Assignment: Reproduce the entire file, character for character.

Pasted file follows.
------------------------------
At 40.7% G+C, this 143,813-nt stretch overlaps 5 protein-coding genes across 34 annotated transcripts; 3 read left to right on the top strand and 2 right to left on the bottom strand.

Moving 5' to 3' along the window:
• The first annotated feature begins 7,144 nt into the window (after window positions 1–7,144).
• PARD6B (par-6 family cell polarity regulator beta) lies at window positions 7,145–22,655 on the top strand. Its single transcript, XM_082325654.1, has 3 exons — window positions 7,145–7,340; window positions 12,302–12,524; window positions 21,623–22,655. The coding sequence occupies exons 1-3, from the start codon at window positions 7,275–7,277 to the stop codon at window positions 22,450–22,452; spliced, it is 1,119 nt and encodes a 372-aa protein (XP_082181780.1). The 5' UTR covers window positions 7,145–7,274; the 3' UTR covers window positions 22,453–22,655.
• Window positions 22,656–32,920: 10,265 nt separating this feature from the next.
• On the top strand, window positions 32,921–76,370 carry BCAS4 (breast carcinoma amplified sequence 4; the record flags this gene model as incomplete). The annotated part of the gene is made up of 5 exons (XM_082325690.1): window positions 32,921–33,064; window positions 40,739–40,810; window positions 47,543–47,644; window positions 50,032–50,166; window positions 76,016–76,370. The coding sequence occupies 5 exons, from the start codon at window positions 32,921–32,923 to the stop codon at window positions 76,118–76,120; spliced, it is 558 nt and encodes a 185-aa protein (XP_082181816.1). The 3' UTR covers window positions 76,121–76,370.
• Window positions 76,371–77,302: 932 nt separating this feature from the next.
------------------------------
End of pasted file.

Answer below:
At 40.7% G+C, this 143,813-nt stretch overlaps 5 protein-coding genes across 34 annotated transcripts; 3 read left to right on the top strand and 2 right to left on the bottom strand.

Moving 5' to 3' along the window:
• The first annotated feature begins 7,144 nt into the window (after window positions 1–7,144).
• PARD6B (par-6 family cell polarity regulator beta) lies at window positions 7,145–22,655 on the top strand. Its single transcript, XM_082325654.1, has 3 exons — window positions 7,145–7,340; window positions 12,302–12,524; window positions 21,623–22,655. The coding sequence occupies exons 1-3, from the start codon at window positions 7,275–7,277 to the stop codon at window positions 22,450–22,452; spliced, it is 1,119 nt and encodes a 372-aa protein (XP_082181780.1). The 5' UTR covers window positions 7,145–7,274; the 3' UTR covers window positions 22,453–22,655.
• Window positions 22,656–32,920: 10,265 nt separating this feature from the next.
• On the top strand, window positions 32,921–76,370 carry BCAS4 (breast carcinoma amplified sequence 4; the record flags this gene model as incomplete). The annotated part of the gene is made up of 5 exons (XM_082325690.1): window positions 32,921–33,064; window positions 40,739–40,810; window positions 47,543–47,644; window positions 50,032–50,166; window positions 76,016–76,370. The coding sequence occupies 5 exons, from the start codon at window positions 32,921–32,923 to the stop codon at window positions 76,118–76,120; spliced, it is 558 nt and encodes a 185-aa protein (XP_082181816.1). The 3' UTR covers window positions 76,121–76,370.
• Window positions 76,371–77,302: 932 nt separating this feature from the next.